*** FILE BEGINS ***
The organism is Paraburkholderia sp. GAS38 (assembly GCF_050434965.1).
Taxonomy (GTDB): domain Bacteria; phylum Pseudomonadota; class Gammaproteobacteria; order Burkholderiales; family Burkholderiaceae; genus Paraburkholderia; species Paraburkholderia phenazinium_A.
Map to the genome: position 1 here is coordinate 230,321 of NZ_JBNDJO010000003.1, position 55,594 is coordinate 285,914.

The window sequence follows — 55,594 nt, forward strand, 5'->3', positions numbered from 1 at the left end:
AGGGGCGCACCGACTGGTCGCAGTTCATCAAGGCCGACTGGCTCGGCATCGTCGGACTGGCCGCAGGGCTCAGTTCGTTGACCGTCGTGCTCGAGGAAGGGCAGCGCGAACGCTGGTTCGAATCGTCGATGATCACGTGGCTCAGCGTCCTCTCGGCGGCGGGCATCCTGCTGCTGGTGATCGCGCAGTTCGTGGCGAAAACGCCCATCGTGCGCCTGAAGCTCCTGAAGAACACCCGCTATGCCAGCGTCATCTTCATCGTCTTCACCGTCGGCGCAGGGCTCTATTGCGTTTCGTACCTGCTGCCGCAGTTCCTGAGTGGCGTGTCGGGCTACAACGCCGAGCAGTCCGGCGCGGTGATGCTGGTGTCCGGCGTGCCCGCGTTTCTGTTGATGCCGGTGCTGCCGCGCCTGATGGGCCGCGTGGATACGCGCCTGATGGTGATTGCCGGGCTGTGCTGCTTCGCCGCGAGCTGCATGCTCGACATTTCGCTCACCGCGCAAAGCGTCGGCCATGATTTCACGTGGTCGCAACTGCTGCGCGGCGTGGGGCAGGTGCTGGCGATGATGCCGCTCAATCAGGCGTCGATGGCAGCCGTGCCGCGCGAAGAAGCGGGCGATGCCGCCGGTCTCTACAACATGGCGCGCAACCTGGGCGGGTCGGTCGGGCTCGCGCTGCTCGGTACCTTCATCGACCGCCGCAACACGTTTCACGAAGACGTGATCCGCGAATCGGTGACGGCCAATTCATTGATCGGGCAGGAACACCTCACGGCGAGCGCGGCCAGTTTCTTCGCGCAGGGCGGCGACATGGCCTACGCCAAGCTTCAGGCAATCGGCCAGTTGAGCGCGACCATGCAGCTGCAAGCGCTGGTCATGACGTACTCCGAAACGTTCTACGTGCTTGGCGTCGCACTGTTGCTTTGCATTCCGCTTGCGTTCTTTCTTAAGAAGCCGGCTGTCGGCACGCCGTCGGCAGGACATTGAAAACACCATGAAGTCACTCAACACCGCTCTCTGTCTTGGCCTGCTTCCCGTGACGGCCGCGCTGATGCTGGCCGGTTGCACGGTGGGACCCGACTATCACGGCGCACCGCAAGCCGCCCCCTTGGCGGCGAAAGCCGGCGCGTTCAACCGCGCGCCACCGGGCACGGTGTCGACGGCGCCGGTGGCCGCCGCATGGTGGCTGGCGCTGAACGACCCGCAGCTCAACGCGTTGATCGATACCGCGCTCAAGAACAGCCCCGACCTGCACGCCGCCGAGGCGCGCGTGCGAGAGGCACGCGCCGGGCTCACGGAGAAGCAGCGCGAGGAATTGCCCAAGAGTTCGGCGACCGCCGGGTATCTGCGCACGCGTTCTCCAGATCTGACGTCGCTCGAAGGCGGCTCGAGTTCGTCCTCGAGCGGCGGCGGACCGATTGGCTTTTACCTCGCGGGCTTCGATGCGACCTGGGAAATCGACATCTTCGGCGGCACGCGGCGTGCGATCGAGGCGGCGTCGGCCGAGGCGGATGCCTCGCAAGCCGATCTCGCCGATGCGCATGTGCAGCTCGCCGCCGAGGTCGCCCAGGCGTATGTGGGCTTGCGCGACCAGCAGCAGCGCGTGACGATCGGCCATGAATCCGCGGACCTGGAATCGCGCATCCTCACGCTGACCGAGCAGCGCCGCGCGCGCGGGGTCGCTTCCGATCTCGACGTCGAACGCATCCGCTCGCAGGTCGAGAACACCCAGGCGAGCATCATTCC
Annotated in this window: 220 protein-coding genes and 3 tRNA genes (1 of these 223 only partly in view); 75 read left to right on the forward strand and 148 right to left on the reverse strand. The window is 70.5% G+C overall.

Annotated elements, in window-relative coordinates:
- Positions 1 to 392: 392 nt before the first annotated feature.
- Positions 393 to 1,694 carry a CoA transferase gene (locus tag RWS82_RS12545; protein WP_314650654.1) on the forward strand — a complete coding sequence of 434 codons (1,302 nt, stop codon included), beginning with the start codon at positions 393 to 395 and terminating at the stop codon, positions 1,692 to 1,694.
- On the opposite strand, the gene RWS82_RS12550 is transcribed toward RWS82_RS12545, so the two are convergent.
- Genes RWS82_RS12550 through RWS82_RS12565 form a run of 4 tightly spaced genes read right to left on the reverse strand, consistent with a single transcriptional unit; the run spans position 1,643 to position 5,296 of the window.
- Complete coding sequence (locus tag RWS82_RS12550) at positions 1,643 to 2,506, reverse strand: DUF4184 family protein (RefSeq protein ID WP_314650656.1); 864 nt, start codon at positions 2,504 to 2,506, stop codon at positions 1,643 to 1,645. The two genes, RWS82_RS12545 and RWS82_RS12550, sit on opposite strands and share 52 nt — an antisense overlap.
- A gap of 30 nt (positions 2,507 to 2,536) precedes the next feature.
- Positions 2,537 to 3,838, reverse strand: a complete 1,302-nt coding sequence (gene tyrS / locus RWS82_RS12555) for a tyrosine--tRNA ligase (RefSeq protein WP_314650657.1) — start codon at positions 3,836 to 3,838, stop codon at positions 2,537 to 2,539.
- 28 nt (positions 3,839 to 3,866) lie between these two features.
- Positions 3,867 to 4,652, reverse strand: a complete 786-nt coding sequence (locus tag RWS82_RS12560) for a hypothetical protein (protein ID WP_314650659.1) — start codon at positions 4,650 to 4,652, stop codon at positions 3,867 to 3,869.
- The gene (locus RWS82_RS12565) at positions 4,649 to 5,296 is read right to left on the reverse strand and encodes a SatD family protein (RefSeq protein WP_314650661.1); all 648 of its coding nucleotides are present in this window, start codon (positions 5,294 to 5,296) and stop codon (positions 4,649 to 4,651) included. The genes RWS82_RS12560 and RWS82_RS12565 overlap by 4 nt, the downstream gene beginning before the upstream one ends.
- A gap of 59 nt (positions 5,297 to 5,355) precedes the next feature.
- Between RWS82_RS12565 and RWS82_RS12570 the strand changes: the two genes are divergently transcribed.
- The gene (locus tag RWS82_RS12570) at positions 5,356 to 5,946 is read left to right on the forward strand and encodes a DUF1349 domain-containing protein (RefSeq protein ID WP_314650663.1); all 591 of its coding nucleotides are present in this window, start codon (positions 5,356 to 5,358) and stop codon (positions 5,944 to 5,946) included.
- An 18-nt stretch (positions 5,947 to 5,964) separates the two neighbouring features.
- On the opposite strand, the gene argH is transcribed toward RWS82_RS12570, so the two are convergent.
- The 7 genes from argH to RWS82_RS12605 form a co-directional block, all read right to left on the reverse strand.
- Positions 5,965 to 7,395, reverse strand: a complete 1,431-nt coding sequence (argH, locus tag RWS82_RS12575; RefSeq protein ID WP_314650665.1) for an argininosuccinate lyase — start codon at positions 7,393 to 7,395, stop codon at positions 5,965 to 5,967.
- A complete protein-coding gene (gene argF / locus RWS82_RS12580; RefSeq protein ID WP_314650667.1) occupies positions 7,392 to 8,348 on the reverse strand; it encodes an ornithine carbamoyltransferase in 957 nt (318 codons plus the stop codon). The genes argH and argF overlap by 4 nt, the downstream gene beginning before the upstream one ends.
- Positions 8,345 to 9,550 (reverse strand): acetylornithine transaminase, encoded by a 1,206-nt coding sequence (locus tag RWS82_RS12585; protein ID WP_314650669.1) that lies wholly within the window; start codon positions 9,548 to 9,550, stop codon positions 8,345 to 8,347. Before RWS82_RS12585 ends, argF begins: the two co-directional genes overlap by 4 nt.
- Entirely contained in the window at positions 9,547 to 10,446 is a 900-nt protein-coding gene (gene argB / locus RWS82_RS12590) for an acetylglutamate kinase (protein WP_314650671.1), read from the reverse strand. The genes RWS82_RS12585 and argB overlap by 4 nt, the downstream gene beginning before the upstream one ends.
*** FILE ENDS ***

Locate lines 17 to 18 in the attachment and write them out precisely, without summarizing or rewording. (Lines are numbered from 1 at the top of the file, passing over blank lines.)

- The gene (locus RWS82_RS12565) at positions 4,649 to 5,296 is read right to left on the reverse strand and encodes a SatD family protein (RefSeq protein WP_314650661.1); all 648 of its coding nucleotides are present in this window, start codon (positions 5,294 to 5,296) and stop codon (positions 4,649 to 4,651) included. The genes RWS82_RS12560 and RWS82_RS12565 overlap by 4 nt, the downstream gene beginning before the upstream one ends.
- A gap of 59 nt (positions 5,297 to 5,355) precedes the next feature.